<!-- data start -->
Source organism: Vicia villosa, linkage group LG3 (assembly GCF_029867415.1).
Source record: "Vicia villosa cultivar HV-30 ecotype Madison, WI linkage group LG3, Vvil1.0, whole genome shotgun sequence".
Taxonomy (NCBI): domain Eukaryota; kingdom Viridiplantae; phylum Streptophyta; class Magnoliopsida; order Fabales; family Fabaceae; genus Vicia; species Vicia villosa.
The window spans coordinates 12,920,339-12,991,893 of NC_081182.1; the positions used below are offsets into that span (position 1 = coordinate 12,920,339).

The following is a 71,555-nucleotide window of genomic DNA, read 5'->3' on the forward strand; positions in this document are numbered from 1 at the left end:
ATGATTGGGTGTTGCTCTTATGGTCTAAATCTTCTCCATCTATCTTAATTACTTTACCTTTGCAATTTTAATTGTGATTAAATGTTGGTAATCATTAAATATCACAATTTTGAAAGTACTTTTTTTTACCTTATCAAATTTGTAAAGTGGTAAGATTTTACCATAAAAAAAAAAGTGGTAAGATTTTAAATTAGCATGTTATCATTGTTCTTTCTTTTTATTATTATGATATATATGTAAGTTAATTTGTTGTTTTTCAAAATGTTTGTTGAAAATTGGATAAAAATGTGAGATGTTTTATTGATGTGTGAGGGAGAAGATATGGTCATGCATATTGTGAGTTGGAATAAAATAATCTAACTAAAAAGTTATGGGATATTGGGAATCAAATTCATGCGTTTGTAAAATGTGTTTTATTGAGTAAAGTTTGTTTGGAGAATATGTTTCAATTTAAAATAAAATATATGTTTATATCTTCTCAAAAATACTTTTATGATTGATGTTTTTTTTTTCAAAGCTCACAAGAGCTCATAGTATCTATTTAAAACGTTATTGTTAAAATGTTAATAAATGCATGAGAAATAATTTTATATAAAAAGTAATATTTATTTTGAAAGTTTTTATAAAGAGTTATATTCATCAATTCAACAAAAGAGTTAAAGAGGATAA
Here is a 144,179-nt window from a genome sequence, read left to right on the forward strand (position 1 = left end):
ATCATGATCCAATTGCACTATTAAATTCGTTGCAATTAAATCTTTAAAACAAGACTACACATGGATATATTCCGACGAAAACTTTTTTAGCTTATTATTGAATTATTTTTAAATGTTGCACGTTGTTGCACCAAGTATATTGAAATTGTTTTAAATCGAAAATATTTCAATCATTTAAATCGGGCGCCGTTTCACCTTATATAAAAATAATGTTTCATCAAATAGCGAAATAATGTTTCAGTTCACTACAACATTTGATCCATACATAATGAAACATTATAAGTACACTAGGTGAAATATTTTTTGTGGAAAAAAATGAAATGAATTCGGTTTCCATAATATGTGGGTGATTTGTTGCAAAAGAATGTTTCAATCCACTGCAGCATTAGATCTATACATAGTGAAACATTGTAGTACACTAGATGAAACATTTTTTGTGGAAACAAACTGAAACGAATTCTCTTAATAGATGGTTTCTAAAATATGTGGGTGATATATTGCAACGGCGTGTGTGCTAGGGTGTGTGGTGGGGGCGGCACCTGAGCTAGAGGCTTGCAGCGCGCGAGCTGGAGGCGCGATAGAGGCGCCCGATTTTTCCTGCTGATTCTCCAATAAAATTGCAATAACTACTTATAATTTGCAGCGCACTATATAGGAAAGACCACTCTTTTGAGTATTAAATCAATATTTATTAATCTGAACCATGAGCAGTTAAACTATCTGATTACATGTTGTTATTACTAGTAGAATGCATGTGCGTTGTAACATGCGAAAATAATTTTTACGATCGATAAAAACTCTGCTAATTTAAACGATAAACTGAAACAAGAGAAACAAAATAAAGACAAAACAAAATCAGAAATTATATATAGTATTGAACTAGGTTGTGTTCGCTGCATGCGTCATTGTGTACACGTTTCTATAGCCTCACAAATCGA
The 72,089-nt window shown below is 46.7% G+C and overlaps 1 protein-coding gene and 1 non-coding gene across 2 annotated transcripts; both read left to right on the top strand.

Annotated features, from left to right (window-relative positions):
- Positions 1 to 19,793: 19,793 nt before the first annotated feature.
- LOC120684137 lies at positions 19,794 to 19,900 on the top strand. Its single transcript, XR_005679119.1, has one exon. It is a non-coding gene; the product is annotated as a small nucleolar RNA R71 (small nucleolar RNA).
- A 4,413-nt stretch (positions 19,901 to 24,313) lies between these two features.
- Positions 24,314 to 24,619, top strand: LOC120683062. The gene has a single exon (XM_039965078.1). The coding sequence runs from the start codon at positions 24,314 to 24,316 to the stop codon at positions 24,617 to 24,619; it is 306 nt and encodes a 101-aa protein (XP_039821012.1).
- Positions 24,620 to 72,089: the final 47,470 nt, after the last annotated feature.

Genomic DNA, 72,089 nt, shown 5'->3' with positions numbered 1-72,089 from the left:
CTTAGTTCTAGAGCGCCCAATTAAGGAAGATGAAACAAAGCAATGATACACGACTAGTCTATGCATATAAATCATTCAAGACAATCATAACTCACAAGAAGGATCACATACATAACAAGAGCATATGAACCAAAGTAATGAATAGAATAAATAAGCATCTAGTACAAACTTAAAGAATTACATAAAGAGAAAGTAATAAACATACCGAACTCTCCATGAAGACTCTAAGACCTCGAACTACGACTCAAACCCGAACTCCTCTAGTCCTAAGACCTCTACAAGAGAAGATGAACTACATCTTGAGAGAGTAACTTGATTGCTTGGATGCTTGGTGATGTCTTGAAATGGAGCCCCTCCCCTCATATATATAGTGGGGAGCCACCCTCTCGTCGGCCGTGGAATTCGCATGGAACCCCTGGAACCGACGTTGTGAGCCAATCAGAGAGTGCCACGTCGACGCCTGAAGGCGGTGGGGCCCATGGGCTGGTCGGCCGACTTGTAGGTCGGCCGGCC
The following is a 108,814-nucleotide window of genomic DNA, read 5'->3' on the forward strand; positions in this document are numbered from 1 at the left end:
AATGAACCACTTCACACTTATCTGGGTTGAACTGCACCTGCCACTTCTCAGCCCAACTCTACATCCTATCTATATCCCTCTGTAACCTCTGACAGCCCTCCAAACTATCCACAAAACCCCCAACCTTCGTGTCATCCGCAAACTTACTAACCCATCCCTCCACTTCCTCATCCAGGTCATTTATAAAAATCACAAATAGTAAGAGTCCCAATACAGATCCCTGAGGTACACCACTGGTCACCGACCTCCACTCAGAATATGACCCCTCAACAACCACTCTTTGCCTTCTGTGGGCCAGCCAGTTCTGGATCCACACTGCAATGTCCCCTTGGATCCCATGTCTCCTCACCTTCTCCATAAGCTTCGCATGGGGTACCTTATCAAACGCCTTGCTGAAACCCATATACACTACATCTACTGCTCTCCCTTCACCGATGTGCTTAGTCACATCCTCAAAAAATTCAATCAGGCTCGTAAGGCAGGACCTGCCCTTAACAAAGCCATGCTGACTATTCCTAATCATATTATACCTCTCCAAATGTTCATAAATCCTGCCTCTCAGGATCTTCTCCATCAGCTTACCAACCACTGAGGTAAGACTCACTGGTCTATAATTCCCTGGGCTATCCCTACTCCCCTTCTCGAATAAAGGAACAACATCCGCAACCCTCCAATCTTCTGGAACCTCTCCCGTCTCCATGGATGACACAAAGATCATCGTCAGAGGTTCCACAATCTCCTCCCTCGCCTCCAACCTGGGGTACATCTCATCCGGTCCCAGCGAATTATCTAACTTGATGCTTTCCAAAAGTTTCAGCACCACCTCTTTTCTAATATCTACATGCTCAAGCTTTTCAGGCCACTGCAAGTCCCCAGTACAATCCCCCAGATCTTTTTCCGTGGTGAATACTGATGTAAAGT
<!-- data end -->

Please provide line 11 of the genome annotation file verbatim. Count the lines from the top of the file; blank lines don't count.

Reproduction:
- Positions 1 to 19,793: 19,793 nt before the first annotated feature.